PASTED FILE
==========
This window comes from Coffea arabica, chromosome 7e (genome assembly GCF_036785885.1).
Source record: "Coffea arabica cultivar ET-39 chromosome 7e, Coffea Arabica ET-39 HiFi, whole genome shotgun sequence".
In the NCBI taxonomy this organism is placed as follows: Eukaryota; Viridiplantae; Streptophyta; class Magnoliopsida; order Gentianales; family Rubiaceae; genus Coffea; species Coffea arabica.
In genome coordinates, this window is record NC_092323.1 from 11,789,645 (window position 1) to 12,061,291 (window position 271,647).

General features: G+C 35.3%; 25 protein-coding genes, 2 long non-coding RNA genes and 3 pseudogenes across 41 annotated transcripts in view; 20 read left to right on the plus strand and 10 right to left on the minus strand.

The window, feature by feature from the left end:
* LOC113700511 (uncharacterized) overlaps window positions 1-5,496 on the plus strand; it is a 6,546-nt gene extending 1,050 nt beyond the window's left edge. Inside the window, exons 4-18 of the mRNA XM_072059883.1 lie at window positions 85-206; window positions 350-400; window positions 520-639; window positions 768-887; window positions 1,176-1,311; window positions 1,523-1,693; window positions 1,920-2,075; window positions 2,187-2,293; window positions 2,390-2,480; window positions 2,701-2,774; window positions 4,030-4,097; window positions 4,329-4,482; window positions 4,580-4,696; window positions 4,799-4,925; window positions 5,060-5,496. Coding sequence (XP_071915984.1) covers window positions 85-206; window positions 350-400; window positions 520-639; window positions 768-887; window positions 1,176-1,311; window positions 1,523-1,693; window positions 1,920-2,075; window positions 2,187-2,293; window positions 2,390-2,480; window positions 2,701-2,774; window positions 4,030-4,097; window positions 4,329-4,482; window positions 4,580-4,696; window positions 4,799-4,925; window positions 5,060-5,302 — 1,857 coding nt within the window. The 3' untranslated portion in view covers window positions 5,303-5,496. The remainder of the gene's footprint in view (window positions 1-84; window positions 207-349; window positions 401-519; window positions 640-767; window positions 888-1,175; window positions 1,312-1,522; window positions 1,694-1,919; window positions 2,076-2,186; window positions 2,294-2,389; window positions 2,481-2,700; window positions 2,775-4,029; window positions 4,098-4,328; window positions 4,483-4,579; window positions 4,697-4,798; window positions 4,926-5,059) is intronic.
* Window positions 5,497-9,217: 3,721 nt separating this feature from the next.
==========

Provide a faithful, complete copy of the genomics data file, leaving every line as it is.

This window comes from Coffea arabica, chromosome 7e (genome assembly GCF_036785885.1).
Source record: "Coffea arabica cultivar ET-39 chromosome 7e, Coffea Arabica ET-39 HiFi, whole genome shotgun sequence".
In the NCBI taxonomy this organism is placed as follows: Eukaryota; Viridiplantae; Streptophyta; class Magnoliopsida; order Gentianales; family Rubiaceae; genus Coffea; species Coffea arabica.
In genome coordinates, this window is record NC_092323.1 from 11,789,645 (window position 1) to 12,061,291 (window position 271,647).

General features: G+C 35.3%; 25 protein-coding genes, 2 long non-coding RNA genes and 3 pseudogenes across 41 annotated transcripts in view; 20 read left to right on the plus strand and 10 right to left on the minus strand.

The window, feature by feature from the left end:
* LOC113700511 (uncharacterized) overlaps window positions 1-5,496 on the plus strand; it is a 6,546-nt gene extending 1,050 nt beyond the window's left edge. Inside the window, exons 4-18 of the mRNA XM_072059883.1 lie at window positions 85-206; window positions 350-400; window positions 520-639; window positions 768-887; window positions 1,176-1,311; window positions 1,523-1,693; window positions 1,920-2,075; window positions 2,187-2,293; window positions 2,390-2,480; window positions 2,701-2,774; window positions 4,030-4,097; window positions 4,329-4,482; window positions 4,580-4,696; window positions 4,799-4,925; window positions 5,060-5,496. Coding sequence (XP_071915984.1) covers window positions 85-206; window positions 350-400; window positions 520-639; window positions 768-887; window positions 1,176-1,311; window positions 1,523-1,693; window positions 1,920-2,075; window positions 2,187-2,293; window positions 2,390-2,480; window positions 2,701-2,774; window positions 4,030-4,097; window positions 4,329-4,482; window positions 4,580-4,696; window positions 4,799-4,925; window positions 5,060-5,302 — 1,857 coding nt within the window. The 3' untranslated portion in view covers window positions 5,303-5,496. The remainder of the gene's footprint in view (window positions 1-84; window positions 207-349; window positions 401-519; window positions 640-767; window positions 888-1,175; window positions 1,312-1,522; window positions 1,694-1,919; window positions 2,076-2,186; window positions 2,294-2,389; window positions 2,481-2,700; window positions 2,775-4,029; window positions 4,098-4,328; window positions 4,483-4,579; window positions 4,697-4,798; window positions 4,926-5,059) is intronic.
* Window positions 5,497-9,217: 3,721 nt separating this feature from the next.